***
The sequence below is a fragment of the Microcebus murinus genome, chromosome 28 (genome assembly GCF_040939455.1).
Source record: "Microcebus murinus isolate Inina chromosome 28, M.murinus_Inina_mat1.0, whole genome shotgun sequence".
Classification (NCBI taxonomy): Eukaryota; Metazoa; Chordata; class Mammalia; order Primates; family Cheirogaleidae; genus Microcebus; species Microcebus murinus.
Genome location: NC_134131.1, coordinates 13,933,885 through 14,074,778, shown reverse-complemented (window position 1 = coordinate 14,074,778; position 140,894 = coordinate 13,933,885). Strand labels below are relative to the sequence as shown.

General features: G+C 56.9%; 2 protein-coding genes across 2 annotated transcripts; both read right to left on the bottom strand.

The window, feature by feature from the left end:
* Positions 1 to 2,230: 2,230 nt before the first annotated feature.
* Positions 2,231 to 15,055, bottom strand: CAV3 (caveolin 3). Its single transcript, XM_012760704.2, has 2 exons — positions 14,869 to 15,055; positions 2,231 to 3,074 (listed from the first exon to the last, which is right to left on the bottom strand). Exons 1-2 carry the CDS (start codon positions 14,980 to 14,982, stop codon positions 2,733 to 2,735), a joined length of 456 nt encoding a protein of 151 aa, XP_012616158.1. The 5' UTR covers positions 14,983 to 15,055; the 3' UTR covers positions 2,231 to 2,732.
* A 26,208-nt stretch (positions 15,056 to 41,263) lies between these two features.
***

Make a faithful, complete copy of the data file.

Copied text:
The sequence below is a fragment of the Microcebus murinus genome, chromosome 28 (genome assembly GCF_040939455.1).
Source record: "Microcebus murinus isolate Inina chromosome 28, M.murinus_Inina_mat1.0, whole genome shotgun sequence".
Classification (NCBI taxonomy): Eukaryota; Metazoa; Chordata; class Mammalia; order Primates; family Cheirogaleidae; genus Microcebus; species Microcebus murinus.
Genome location: NC_134131.1, coordinates 13,933,885 through 14,074,778, shown reverse-complemented (window position 1 = coordinate 14,074,778; position 140,894 = coordinate 13,933,885). Strand labels below are relative to the sequence as shown.

General features: G+C 56.9%; 2 protein-coding genes across 2 annotated transcripts; both read right to left on the bottom strand.

The window, feature by feature from the left end:
* Positions 1 to 2,230: 2,230 nt before the first annotated feature.
* Positions 2,231 to 15,055, bottom strand: CAV3 (caveolin 3). Its single transcript, XM_012760704.2, has 2 exons — positions 14,869 to 15,055; positions 2,231 to 3,074 (listed from the first exon to the last, which is right to left on the bottom strand). Exons 1-2 carry the CDS (start codon positions 14,980 to 14,982, stop codon positions 2,733 to 2,735), a joined length of 456 nt encoding a protein of 151 aa, XP_012616158.1. The 5' UTR covers positions 14,983 to 15,055; the 3' UTR covers positions 2,231 to 2,732.
* A 26,208-nt stretch (positions 15,056 to 41,263) lies between these two features.